Thanks to a holiday romance the question of succession to the French and English thrones would become a complicated web for the next 800 years.

When the Anglo-Saxon King Edward the Confessor died childless in 1066, the two lines of succession, Harold King of England and William the Duke of Normandy fought for the English crown. Everybody knows that Harold was killed and William won making Harold the last Anglo-Saxon king of England, but you have to give the chap his due. Poor old Harold had only been King for ten months and in the last three weeks before his death had fought of an invasion from the Norse pretender Harald Hadrada at Stamford Bridge 300 miles North of Hastings. No excuses you understand, I’m just saying.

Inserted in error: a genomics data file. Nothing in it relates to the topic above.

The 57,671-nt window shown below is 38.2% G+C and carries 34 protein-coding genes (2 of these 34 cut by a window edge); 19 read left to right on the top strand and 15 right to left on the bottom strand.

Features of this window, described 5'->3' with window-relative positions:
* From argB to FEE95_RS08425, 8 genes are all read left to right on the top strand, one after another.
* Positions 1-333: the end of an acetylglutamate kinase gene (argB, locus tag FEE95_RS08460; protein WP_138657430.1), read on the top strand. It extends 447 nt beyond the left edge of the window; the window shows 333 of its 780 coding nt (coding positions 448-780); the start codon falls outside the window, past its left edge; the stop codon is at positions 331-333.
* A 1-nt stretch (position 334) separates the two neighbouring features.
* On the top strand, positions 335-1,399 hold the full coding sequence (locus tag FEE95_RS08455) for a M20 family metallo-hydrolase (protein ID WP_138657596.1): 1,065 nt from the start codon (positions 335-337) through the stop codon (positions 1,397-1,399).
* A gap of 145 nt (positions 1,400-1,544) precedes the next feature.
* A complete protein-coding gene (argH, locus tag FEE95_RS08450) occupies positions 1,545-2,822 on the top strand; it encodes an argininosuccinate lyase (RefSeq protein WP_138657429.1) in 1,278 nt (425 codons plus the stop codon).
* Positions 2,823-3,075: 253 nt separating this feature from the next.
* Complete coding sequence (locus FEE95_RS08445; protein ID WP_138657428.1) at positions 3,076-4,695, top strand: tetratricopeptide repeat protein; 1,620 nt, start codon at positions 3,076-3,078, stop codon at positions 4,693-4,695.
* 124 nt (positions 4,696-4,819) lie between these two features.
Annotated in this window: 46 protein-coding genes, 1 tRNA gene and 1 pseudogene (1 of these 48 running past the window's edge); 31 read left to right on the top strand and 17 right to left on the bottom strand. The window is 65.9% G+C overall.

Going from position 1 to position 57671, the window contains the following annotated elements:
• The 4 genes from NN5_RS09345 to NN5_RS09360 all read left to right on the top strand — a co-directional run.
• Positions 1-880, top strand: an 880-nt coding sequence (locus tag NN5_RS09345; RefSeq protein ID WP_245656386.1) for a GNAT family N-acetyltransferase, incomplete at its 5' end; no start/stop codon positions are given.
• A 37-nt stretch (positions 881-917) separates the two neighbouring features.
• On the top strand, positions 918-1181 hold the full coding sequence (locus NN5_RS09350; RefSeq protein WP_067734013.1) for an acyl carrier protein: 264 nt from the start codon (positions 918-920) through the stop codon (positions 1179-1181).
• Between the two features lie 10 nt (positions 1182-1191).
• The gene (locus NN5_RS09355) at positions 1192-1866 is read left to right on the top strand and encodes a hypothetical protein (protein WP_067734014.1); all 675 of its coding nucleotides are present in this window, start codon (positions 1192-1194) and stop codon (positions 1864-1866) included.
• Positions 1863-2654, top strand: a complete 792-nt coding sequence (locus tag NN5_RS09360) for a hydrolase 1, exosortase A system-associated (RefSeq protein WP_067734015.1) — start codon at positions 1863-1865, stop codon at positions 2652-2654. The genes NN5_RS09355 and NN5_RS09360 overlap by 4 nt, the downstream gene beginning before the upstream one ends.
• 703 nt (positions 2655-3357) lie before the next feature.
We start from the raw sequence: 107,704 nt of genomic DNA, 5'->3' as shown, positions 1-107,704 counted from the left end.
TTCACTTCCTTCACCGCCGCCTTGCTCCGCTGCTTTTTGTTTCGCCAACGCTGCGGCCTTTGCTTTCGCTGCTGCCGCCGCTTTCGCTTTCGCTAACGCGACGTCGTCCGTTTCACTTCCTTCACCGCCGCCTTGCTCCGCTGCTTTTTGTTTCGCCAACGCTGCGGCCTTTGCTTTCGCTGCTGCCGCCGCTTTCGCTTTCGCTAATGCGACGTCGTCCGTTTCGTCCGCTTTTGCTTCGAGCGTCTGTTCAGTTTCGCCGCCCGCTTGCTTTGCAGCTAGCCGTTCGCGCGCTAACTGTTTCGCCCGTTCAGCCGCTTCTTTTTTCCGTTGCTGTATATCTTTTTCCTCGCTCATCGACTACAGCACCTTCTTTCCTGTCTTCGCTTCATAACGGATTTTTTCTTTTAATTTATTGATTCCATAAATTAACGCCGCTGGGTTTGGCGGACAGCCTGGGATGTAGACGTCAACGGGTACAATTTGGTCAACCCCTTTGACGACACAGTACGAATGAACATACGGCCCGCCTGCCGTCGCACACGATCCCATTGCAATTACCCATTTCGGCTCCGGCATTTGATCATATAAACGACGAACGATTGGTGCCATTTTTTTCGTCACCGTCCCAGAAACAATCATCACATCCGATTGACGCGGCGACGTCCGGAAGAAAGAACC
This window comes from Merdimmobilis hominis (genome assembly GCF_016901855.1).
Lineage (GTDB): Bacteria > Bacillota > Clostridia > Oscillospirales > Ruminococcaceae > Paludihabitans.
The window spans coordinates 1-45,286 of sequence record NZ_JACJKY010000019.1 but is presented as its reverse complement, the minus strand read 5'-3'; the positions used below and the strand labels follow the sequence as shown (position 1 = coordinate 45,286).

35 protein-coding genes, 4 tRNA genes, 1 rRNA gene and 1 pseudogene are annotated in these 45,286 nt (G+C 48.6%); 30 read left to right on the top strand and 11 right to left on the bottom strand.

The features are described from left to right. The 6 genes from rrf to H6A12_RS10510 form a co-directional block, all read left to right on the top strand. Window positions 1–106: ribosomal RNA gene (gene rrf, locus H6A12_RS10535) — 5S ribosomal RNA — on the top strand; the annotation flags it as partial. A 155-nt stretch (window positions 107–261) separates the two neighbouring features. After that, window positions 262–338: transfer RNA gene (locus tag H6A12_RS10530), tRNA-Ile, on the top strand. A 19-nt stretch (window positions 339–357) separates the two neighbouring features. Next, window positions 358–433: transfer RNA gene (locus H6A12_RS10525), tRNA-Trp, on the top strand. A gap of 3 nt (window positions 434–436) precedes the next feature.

William I was not called ‘Conqueror’ without good reason. Unlike the Romans who subjugated occupied peoples and the Vikings who assimilated the cultures of occupied lands, William determined to make England an extension of Normandy.